Pony was a good boy as well. It seemed like he and D’Arcy were having a good ride, and she jumped him as well. Towards the end, he started getting tired, and he reverted to “little kid pony mode.” He was literally acting like a stubborn little pony deciding he’d had enough of his small child rider, and he could just ignore her. Unfortunately for him, D’Arcy is a full sized adult, so she spanked his behind. This made him quite indignant, which is something I haven’t seen before.
She was asking for him to go down the line one more time, and he was refusing to walk another step. She whapped him with the crop, and his little temper flared, and apparently decided the best thing to do was hand gallop down the line, flicking his tail in indignation the entire time.
Since he is just a pony, the effect was comical instead of intimidating. It was essentially what D’Arcy wanted, so perfectly fine. He was allowed to end after that, being a perfect little pony.
We cleaned up the horses, and with promises of another lesson once the two big shows in my area are over, we headed out.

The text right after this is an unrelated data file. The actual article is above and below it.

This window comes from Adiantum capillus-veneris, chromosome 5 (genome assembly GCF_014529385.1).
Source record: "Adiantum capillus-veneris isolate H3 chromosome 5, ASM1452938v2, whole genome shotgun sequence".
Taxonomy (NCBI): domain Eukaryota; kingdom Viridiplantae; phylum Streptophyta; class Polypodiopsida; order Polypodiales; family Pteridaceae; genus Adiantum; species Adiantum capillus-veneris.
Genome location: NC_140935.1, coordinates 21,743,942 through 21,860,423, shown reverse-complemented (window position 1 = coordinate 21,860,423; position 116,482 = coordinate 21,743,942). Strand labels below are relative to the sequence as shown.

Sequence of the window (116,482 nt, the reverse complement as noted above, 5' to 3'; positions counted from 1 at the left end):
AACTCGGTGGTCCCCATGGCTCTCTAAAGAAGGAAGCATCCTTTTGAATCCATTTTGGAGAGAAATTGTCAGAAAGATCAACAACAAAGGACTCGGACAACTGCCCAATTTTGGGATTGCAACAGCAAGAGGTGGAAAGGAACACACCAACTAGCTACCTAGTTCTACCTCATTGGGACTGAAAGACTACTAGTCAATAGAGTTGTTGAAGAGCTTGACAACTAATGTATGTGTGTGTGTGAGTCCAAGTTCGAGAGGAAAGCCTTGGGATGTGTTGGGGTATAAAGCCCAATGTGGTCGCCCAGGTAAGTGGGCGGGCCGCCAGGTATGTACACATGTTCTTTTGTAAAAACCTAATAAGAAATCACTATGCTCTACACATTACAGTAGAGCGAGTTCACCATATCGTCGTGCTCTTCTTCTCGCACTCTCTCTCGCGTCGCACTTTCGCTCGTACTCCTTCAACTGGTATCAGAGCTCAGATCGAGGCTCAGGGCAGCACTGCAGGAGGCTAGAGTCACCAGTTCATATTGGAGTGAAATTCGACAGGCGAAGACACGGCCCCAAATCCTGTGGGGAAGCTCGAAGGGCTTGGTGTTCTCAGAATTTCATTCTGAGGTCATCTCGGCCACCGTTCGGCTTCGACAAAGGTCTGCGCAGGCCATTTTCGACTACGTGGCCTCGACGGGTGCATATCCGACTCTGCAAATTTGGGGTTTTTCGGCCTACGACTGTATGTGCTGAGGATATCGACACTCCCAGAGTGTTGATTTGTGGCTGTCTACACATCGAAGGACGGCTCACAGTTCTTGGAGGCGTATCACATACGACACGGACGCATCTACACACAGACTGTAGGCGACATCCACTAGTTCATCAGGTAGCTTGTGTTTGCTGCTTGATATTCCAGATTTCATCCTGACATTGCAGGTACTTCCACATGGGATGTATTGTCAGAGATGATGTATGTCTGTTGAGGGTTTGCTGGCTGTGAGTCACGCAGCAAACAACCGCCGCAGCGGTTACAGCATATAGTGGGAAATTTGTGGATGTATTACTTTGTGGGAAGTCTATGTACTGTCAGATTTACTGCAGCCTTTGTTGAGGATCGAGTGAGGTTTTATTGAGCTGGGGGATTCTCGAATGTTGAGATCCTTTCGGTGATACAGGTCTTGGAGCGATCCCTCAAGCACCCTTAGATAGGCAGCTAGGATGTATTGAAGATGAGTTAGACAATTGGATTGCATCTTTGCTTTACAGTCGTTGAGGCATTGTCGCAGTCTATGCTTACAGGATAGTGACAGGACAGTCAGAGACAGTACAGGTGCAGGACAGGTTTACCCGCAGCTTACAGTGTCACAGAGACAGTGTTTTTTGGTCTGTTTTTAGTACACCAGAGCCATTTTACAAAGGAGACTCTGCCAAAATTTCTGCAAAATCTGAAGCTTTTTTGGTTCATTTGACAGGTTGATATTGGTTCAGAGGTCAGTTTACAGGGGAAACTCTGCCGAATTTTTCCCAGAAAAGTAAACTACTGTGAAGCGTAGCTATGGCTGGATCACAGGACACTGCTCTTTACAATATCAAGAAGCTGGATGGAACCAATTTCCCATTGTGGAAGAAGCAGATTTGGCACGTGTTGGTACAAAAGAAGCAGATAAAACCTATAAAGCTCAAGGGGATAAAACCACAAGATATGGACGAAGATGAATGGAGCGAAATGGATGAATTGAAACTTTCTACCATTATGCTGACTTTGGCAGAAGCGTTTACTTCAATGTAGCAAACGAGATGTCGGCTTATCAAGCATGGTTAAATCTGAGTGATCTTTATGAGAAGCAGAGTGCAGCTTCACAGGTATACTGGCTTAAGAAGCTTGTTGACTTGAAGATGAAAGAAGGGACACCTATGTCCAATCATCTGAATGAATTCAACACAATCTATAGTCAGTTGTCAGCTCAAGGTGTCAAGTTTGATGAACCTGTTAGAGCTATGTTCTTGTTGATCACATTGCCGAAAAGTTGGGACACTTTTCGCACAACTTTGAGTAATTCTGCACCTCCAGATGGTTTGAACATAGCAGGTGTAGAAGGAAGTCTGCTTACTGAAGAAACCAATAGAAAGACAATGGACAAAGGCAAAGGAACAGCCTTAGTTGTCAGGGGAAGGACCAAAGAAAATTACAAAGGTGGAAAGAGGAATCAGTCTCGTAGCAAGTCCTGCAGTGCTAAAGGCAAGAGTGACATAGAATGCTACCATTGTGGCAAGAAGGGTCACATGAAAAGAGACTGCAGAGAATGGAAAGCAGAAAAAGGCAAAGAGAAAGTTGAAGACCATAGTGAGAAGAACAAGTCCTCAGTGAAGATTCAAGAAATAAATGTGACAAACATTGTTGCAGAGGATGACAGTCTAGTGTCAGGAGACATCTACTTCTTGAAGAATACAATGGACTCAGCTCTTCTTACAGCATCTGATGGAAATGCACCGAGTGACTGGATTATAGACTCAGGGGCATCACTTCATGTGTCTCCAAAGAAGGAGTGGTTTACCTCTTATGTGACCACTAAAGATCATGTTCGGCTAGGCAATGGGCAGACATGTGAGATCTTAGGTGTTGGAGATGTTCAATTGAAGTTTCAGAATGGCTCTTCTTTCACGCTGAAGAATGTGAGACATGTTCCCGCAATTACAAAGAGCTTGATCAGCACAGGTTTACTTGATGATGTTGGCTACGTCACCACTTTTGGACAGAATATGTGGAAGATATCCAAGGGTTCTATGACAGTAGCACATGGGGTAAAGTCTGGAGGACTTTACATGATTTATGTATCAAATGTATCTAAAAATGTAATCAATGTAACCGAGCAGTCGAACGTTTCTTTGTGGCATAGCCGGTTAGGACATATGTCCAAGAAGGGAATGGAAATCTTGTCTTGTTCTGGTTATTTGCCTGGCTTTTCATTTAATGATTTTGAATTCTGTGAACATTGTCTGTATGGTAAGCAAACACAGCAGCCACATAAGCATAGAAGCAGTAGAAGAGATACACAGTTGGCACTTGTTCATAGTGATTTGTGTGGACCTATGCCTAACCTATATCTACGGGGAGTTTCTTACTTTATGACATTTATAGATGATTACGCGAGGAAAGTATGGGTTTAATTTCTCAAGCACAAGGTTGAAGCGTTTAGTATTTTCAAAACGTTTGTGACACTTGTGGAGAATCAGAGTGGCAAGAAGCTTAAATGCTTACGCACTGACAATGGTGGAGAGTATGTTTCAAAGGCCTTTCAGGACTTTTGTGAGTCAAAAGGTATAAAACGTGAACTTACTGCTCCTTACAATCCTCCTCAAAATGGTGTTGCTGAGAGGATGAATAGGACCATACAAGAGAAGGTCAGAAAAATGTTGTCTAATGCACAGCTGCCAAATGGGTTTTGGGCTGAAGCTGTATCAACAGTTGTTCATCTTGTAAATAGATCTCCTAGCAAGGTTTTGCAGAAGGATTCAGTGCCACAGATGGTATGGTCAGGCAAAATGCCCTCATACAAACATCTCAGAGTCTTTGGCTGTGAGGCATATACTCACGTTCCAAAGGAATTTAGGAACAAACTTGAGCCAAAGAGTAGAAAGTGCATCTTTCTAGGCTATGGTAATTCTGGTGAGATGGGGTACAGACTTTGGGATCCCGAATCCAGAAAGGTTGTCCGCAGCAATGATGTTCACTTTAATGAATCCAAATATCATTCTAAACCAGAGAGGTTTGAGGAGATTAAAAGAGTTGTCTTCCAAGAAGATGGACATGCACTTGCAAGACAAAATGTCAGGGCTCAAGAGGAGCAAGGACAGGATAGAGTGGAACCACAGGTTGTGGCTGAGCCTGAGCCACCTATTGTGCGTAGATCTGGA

We went to visit baby horses after that, but when we returned, I had 6 round bales in my front yard that needed to be moved to the barn.
The delivered hay had been dropped in my front yard due to the uneven hill that goes down to my barn. It just wouldn’t be safe for a giant flatbed to make it’s way down there. That meant we had to push the hay down the hill manually. It sounded way easier than it was.
First, we used the tractor to push the bales. This resulted in the binding of the bales ripping, and we ended up with a lovely snail trail all the way down the hills.
This happened with two of the bales. One exploded near the top of the hill, and the other exploded right by the barn. But to stay positive, four bales did survive the entire journey! Hurray!
It took an hour and a half to move these six bales, and all of us were sweaty and covered with hay, and scratches from hay. But at least… my horses have hay for the next six months…? Hurray….?….!
A while back, I had baby chicks born. They were adorable, fuzzy little black things. But now they have grown up. The ones Dave picked up from the store have been given to my neighbor, and the fuzzy little black ones were put outside. Unfortunately, one of them did wander away and disappear forever. Rest in peace little guy. But the rest of them are now thriving. Their fuzz fell out and was replaced by colorful feathers. Only one of them stayed black, but now she has stylish white trim on her wings.